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Drones: Regulation and Practices
A report compiling and summarizing the FAA’s rules, known as Part 107. Part 107 governs any use of a drone “for non-hobby and non-recreational purposes,” which includes the use of drones by members of the media. In addition, the report covers other applicable federal regulations, best practices, criminal statutes that might be implicated with drone use, and potential developments in 2018, along with links to helpful portals, policies and other resources.

Articles and Reports on New Developments
Can the Government Compel Speech to Avoid Discriminatory Behavior?; “Disintermediation,” Blocking, and the First Amendment: Knight Institute Sues President Trump for Blocking Critical Twitter Followers; Virtual Reality, Augmented Reality and Biometric Data After 2017; The Neutral Reportage Doctrine: MIA. Doesn’t Good Journalism Demand It?

MediaLawLetter January 2018
Trump’s Legal Threats Against Bannon and Wolff Are as Empty as They Are Foolish; Court Quashes Subpoena for TV Station’s Interview With Alleged Sexual Assault Victim; 9th Cir. Affirms Dismissal of Hungarian Olympian’s Defamation Claims; Libel By Twitter Claim Against Actor James Woods Dismissed; Section 230 Shields Twitter, Facebook, and Google from Terrorism and Emotional Distress Claims; From the MLRC Insurance Committee: Dispute Over Scope of Insurance Policy’s “War” Exclusions Rests On “Layperson” Understanding of Term; Ten Questions to a Media Lawyer: Julie Ford; and more.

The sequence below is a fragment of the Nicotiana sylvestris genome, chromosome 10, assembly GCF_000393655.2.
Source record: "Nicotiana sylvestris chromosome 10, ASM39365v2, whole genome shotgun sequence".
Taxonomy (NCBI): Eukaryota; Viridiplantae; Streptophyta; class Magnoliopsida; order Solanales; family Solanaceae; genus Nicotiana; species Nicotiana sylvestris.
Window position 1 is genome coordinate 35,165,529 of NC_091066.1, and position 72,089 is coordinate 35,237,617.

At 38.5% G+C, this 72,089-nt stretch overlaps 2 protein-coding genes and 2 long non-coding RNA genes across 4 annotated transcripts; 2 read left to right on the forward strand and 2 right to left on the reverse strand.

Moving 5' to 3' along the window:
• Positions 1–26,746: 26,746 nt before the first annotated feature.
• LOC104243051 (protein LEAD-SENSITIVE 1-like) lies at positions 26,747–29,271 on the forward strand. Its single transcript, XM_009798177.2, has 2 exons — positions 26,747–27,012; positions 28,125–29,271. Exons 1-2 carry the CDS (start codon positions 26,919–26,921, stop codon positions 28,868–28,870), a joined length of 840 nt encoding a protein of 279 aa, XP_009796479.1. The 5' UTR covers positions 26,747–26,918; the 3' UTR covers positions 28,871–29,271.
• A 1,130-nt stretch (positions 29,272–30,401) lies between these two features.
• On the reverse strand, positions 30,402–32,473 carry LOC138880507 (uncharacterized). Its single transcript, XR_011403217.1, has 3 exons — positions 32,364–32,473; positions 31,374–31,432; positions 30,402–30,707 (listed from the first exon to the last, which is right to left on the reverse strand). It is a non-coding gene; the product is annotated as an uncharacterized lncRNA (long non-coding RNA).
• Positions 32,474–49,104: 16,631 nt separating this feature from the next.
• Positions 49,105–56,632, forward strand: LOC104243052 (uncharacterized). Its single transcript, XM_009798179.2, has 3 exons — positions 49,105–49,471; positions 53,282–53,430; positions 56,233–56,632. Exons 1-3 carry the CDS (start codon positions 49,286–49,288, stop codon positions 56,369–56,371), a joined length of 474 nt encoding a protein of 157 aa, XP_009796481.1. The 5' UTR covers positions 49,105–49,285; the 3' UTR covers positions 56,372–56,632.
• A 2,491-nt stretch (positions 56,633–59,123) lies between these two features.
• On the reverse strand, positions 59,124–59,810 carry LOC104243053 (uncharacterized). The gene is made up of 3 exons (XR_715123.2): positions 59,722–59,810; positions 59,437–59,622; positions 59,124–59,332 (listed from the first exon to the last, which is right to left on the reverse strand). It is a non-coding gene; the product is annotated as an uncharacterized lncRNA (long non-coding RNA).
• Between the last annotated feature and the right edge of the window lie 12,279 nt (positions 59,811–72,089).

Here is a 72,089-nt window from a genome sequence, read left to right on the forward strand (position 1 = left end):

The Monthly Daily
Media law news round-up from Deputy Director Jeff Hermes. IN THIS FIERY AND FURIOUS ISSUE: No 3D printed gun for you | When it comes to rap music, everything is an emergency to the LAPD | The definition of torture porn | Hate the player, not the in-game avatar | What do Denver and Newark have in common, besides nothing?

The Naughty, Nice, and Nonsensical: Media Law in 2017
Deputy Director Jeff Hermes presents the 2017 Yearly Monthly Daily Awards.

Challenges and Solutions for Media Companies and Their Journalist Workforces in Harnessing the Internet’s Power While Avoiding Its Pitfalls
A report from the Employment Committee addressing two very timely issues: (1) How to encourage journalist employees’ use of social media while attempting to reasonably limit that use through policies and workplace rules; and (2) How to deal with the increased frequency with which journalists are subjected to abuse and harassment due to works published online.

Model Brief on Access to the Executive Branch
Model brief setting forth arguments and legal arguments meant to form the basis for a motion seeking media access to the executive branch. The Model Brief includes multiple potential constitutional arguments that could be made to obtain access to various activities of the executive branch. 

http://www.medialaw.org/component/k2/item/3183
 
 
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